1. Welcome to SportsJournalists.com, a friendly forum for discussing all things sports and journalism.

    Your voice is missing! You will need to register for a free account to get access to the following site features:
    • Reply to discussions and create your own threads.
    • Access to private conversations with other members.
    • Fewer ads.

    We hope to see you as a part of our community soon!

Aspiring journalist seeks answers

Discussion in 'Journalism topics only' started by Sportfan11, Dec 29, 2006.

  1. DyePack

    DyePack New Member

    Be sure to take some sort of law course. That knowledge seems to be lacking in certain areas today.
  2. Ace

    Ace Well-Known Member


    If you major in journalism at a school that is not known for it's journalism program, you gain very little. You wont get the connections, internships, etc., that you might at a top-notch journalism school.

    You should take classes and work on the school paper, sure, but you are better off majoring in politcal science, English, history, criminal justice, accounting, whatever.

    Not only might the other majors make you a more well-rounded person and reporter (you might be able to understand a contract or locate a police report), you might also find that journalism is not your cup of tea down the road and you may have a backup career.

    To be honest, once you take a half-dozen classes or so in journalism, you aren't going to learn much more than you would just doing it.
  3. rpmmutant

    rpmmutant Member

    Major in something other than journalism. Work at the school paper or local paper. String high school football games or basketball games or water polo games. And write. Everyday. Learn how to write concisely, quickly and without error. Your editors will love you. Your readers will love you. And above all, stop watching ESPN. Read ESPN the magazine if you must. Read Sports Illustrated and the New York Post as often as you can. Read anything that looks remotely interesting and learn from it.
  4. DyePack

    DyePack New Member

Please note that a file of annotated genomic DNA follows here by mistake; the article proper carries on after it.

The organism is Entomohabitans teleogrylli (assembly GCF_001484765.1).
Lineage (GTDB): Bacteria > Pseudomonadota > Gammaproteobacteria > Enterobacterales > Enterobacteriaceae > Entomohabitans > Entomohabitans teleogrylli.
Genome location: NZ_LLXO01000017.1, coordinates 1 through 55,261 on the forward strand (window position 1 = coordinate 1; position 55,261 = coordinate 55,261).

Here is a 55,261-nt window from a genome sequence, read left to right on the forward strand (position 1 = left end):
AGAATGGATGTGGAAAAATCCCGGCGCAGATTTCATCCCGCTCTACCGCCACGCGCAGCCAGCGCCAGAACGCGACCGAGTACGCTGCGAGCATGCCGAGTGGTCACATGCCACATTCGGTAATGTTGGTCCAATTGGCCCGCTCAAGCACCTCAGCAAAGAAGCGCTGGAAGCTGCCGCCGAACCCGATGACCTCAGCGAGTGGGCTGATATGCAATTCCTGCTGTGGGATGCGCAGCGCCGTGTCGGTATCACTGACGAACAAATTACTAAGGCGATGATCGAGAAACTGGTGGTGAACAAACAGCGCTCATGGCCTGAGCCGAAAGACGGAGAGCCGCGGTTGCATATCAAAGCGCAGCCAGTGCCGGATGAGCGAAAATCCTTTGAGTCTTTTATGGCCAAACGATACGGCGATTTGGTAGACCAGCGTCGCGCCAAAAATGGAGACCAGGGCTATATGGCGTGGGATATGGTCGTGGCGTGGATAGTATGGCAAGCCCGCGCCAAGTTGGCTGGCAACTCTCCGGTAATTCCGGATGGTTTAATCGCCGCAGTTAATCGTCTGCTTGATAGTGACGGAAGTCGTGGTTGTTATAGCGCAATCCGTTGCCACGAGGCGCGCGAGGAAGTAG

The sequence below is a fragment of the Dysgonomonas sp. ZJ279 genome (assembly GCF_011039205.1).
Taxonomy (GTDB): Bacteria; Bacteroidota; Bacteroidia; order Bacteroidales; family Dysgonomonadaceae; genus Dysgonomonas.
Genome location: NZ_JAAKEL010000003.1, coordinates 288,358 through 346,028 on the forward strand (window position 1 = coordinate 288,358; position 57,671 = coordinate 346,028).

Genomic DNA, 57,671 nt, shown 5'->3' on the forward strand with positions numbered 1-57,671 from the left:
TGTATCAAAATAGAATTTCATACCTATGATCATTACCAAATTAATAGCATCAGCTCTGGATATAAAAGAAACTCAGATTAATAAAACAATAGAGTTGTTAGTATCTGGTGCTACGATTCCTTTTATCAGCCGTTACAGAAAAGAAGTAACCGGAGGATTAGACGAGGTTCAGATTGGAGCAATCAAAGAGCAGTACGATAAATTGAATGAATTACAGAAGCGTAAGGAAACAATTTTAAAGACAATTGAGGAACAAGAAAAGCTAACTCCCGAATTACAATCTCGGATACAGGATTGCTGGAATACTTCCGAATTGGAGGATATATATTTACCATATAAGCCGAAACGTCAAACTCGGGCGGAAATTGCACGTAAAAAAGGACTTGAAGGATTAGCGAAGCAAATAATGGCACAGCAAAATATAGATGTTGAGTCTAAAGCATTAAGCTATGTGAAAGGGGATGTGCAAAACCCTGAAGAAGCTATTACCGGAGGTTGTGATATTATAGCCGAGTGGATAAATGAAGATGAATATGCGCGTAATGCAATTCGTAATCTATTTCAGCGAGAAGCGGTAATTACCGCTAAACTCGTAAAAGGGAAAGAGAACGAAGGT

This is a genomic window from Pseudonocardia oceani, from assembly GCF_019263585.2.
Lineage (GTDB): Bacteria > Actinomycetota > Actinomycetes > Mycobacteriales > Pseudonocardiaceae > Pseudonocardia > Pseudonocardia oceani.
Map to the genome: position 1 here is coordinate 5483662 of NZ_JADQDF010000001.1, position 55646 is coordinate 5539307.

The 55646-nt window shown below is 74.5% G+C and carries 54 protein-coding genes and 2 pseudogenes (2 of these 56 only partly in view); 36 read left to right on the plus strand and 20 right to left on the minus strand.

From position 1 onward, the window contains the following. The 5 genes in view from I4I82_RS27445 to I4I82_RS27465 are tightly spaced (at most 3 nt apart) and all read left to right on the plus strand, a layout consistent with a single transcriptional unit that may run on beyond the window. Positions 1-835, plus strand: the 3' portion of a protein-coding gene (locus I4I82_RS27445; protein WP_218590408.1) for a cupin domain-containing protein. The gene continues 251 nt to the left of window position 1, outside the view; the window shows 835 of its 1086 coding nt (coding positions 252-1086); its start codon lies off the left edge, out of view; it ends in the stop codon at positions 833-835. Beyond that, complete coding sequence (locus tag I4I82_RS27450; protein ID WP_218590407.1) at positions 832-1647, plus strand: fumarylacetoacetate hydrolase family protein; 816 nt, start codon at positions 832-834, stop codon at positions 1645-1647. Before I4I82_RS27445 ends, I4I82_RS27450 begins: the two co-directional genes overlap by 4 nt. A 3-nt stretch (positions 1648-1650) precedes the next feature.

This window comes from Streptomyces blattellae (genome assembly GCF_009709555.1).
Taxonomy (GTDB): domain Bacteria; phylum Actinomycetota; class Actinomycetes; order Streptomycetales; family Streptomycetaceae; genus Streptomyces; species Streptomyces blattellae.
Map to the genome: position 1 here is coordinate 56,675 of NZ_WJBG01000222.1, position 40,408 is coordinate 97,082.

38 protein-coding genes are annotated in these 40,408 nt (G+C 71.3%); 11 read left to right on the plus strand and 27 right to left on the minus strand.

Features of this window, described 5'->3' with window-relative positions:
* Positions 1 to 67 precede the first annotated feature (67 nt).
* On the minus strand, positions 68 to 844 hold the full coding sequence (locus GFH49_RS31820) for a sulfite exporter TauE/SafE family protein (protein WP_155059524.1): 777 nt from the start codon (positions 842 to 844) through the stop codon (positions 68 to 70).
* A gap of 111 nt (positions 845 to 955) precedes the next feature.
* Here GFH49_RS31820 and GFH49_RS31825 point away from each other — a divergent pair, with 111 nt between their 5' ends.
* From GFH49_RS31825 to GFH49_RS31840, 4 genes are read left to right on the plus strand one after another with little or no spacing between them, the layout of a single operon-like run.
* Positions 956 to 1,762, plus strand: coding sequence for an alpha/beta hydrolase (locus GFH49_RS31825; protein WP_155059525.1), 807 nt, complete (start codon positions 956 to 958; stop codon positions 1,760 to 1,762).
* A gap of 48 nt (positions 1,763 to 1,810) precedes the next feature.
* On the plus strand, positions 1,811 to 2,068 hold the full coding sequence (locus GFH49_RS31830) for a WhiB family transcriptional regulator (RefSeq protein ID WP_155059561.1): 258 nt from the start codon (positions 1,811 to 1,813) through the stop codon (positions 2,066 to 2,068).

My good friend Moe Kris says experience is overrated.

  5. Songbird

    Songbird Well-Known Member

    Be willing to take criticism and heavy editing during your formative years. Don't get steamed (no, I said steamed hams ... ) when a copy editor shreds your lede, your meat and potatoes and your ending — completely rewriting the story — and keeps your byline on it. It's not going to be easy. Seventeen years later, I'm still a crappy writer. But I'm better than I was in 1989. The process can be maddening. Learn to accept it. Some writers can't. Plus, you can enhance your attractiveness to future employers if you learn to design and take photos. Your first job out of school no doubt will be in Podunkeapolis, or Roswell, so having an array of skills helps.
  6. MC Sports Guy

    MC Sports Guy Member

    That's probably one of the most important points. Know that if you're ever going to make money in this business, it's not going to happen for a VERY, VERY long time, if ever. You have to genuinely love the work, or you'll drive yourself crazy every other Friday.
  7. HoopsMcCann

    HoopsMcCann Active Member

    my advice: don't
  8. statrat

    statrat Member

    Way to encourage the kid Hoops. My advice is pretty much the same as everyone else, get experience, network like crazy, and learn to be very patient with your post grad job hunt. If this is what you think you want to do, give it a shot, this profession is a good way to find out if you are a sports fan, or are passionate about sports and can make your readers passionate about the events you cover. The sports fans get weeded out pretty quickly.
  9. Sportfan11

    Sportfan11 New Member

    Every job takes awhile to get into the money, and i know that a journalist income starts lower than most. But I have no idea of what kind of figure we are actually talking about. Any help? I know the pay depends on who your writing for and experience, but can i get a ballpark estimate of what most start out at and how soon that figure can be raised?
  10. statrat

    statrat Member

    Many weeklies start at the $20-25k range. If you are really lucky you can crack the low side of 30k.
  11. Songbird

    Songbird Well-Known Member

    Expect between $20,000 and $25,000. But that might go up a little by the time you graduate. If you're really good you might latch on somewhere that pays more, perhaps a weekly. Don't hold your breath. Don't get into this for the money. Get into it because your passion is sports and writing and journalism. What you see on ESPN is everything this profession is NOT about.
  12. Boom_70

    Boom_70 Well-Known Member

    Ace - do you think my "clip's from sj posts would qualify as experience? I am thinking of changing careers and becoming an agate clerk with ultimate objective of becoming a sports columnist.
Draft saved Draft deleted

Share This Page